Writing about Engelbart’s vision is difficult because his vision is holistic, multilayered and fundamentally nonlinear. It is also challenging to separate the concepts from the historical and social context, and the constant need to either separate or integrate the “human systems” and the “tool systems.” Doug talks about the need to create new tools to facilitate the manipulation of ideas. He argues that the current word processing and old print models just won’t do. We really needed to use the tools he was trying to describe to describe what he was thinking. And they do not yet exist in an integrated way that would enable the kind of massive online, structured dialog Doug envisioned, with flexible tools that would enable everyone to adapt the medium. We could benefit from another five years of dialog, both written, illustrated, and verbal—and look forward to migrating our videos, audio tapes, murals and various media into a comprehensive Dynamic Knowledge Repository.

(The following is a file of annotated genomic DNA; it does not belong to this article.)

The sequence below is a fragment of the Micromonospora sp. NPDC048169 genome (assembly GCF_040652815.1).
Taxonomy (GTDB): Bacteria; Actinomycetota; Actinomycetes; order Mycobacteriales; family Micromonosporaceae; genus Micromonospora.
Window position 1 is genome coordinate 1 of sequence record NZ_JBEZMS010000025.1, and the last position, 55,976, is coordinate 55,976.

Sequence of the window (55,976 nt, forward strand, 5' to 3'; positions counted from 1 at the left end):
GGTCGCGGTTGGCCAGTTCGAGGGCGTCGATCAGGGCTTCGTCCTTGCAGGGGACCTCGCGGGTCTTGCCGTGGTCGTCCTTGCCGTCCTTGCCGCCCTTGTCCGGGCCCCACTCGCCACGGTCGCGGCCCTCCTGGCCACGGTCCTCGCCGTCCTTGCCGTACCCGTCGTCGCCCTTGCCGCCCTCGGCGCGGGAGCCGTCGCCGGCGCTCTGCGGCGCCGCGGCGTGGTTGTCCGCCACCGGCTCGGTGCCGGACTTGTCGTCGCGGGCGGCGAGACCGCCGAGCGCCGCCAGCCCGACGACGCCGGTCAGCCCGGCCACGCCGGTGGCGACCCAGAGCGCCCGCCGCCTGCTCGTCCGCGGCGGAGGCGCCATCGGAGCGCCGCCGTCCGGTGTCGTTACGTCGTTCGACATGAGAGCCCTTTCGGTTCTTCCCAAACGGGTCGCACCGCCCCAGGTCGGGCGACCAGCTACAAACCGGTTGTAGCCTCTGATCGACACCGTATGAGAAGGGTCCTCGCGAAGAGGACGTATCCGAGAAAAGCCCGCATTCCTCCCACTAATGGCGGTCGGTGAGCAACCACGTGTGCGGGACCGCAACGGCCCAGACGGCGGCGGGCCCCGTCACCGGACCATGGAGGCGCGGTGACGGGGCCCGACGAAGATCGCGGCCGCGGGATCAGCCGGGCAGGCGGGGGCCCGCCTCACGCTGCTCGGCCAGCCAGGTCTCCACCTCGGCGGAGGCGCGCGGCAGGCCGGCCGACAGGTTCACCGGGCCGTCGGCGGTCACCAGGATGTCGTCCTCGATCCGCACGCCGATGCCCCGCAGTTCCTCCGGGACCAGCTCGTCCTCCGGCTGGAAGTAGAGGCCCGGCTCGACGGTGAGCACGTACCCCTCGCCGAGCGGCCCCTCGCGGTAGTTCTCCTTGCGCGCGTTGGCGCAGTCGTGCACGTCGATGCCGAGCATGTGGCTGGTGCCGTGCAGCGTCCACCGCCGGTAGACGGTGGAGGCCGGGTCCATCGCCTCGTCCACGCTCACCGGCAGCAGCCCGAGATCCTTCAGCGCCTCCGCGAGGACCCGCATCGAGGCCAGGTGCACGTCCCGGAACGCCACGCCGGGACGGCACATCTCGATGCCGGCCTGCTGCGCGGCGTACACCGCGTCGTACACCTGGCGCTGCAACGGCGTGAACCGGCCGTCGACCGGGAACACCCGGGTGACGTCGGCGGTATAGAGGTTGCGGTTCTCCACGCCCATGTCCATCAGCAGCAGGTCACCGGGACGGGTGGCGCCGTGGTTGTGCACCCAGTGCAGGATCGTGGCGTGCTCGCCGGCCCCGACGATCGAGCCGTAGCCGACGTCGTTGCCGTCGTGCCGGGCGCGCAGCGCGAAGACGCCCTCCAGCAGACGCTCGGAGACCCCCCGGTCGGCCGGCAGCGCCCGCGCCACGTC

So we innovated our process. As the 40th anniversary of the 1968 demo approached, we had some questions we couldn’t get a handle on: How did the demo impact history? What aspects of Doug’s vision had diffused? What aspects had yet to come to fruition? How was Doug’s philosophy a product of his time? How was the demo connected to previous technologies? We felt we could facilitate those conversations by creating a landscape of his life and times. We created a series of these. The first mural was 4 by 8 feet and included facts and information about significant technology events, starting with the year of Engelbart’s birth in 1925.

We placed those innovations in a historical context, adding global political events, big shifts in thinking about business and organizations. We realized we were illustrating Engelbart’s “capability infrastructure” —the culture, tools, and landscape of human experience in which co-evolution occurs. The first mural went to Foo Camp, an annual retreat of technology leaders hosted by O’Reilly Media. Most of the feedback we received was in the technology arena. But, there was also input about ideas of deep meaning to humanity, including the Anne Frank quote, “Despite everything, I believe that people are really good at heart.”